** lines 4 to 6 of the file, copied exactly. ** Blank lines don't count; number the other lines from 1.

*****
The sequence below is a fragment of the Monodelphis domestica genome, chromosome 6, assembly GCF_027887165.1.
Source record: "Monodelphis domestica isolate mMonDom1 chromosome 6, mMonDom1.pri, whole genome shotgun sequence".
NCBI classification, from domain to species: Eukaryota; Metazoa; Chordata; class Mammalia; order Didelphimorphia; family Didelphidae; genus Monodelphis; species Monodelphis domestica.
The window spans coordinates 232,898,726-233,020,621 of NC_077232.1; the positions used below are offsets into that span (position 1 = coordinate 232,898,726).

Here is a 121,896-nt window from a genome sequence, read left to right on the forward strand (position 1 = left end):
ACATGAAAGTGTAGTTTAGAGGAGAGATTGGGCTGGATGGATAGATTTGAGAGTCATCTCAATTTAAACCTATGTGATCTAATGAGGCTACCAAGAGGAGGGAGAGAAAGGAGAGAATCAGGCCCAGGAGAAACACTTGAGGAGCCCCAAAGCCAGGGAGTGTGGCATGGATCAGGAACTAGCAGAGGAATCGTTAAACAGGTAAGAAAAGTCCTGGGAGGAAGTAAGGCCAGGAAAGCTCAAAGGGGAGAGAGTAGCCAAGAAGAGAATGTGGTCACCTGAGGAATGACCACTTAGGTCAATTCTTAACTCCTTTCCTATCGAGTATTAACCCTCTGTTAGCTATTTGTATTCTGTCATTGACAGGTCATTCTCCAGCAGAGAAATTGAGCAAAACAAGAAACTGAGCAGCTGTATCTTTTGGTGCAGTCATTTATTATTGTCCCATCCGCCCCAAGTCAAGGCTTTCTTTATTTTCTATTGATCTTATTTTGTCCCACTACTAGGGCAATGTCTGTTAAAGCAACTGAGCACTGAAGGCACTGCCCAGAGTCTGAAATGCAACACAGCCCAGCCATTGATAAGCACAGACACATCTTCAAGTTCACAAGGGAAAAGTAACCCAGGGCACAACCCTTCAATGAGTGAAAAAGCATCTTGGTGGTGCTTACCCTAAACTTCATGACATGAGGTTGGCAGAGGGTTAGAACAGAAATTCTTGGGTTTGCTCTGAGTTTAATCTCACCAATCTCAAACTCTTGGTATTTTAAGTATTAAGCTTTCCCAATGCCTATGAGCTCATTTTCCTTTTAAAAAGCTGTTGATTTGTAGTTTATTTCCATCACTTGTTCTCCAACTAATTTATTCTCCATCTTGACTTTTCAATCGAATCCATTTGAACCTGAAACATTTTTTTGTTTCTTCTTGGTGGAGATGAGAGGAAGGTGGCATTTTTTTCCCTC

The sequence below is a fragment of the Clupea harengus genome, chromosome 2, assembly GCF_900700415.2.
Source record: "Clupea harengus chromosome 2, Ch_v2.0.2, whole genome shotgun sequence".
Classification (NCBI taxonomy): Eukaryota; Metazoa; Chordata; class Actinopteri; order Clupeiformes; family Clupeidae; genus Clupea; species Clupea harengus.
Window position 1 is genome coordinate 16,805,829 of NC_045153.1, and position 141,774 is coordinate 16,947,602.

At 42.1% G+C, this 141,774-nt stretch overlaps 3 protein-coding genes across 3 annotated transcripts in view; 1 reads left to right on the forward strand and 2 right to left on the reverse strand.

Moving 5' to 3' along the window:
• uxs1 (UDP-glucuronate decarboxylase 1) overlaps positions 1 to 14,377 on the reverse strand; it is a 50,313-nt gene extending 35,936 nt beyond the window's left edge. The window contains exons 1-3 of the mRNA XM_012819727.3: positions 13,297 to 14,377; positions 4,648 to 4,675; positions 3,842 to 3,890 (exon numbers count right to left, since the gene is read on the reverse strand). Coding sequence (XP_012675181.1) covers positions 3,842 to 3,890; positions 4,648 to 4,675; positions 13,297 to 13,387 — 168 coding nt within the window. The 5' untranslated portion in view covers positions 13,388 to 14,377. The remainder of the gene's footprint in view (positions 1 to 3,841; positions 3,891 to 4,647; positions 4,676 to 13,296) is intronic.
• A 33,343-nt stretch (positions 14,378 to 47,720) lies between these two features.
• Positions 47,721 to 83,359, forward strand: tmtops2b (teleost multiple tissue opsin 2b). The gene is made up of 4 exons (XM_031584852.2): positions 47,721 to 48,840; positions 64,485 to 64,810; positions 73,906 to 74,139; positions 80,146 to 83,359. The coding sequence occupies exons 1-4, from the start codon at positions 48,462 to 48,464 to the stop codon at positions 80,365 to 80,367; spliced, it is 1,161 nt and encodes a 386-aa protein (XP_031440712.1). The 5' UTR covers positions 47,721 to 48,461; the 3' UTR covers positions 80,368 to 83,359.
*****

The window spans coordinates 232,898,726-233,020,621 of NC_077232.1; the positions used below are offsets into that span (position 1 = coordinate 232,898,726).

Here is a 121,896-nt window from a genome sequence, read left to right on the forward strand (position 1 = left end):
ACATGAAAGTGTAGTTTAGAGGAGAGATTGGGCTGGATGGATAGATTTGAGAGTCATCTCAATTTAAACCTATGTGATCTAATGAGGCTACCAAGAGGAGGGAGAGAAAGGAGAGAATCAGGCCCAGGAGAAACACTTGAGGAGCCCCAAAGCCAGGGAGTGTGGCATGGATCAGGAACTAGCAGAGGAATCGTTAAACAGGTAAGAAAAGTCCTGGGAGGAAGTAAGGCCAGGAAAGCTCAAAGGGGAGAGAGTAGCCAAGAAGAGAATGTGGTCACCTGAGGAATGACCACTTAGGTCAATTCTTAACTCCTTTCCTATCGAGTATTAACCCTCTGTTAGCTATTTGTATTCTGTCATTGACAGGTCATTCTCCAGCAGAGAAATTGAGCAAAACAAGAAACTGAGCAGCTGTATCTTTTGGTGCAGTCATTTATTATTGTCCCATCCGCCCCAAGTCAAGGCTTTCTTTATTTTCTATTGATCTTATTTTGTCCCACTACTAGGGCAATGTCTGTTAAAGCAACTGAGCACTGAAGGCACTGCCCAGAGTCTGAAATGCAACACAGCCCAGCCATTGATAAGCACAGACACATCTTCAAGTTCACAAGGGAAAAGTAACCCAGGGCACAACCCTTCAATGAGTGAAAAAGCATCTTGGTGGTGCTTACCCTAAACTTCATGACATGAGGTTGGCAGAGGGTTAGAACAGAAATTCTTGGGTTTGCTCTGAGTTTAATCTCACCAATCTCAAACTCTTGGTATTTTAAGTATTAAGCTTTCCCAATGCCTATGAGCTCATTTTCCTTTTAAAAAGCTGTTGATTTGTAGTTTATTTCCATCACTTGTTCTCCAACTAATTTATTCTCCATCTTGACTTTTCAATCGAATCCATTTGAACCTGAAACATTTTTTTGTTTCTTCTTGGTGGAGATGAGAGGAAGGTGGCATTTTTTTCCCTC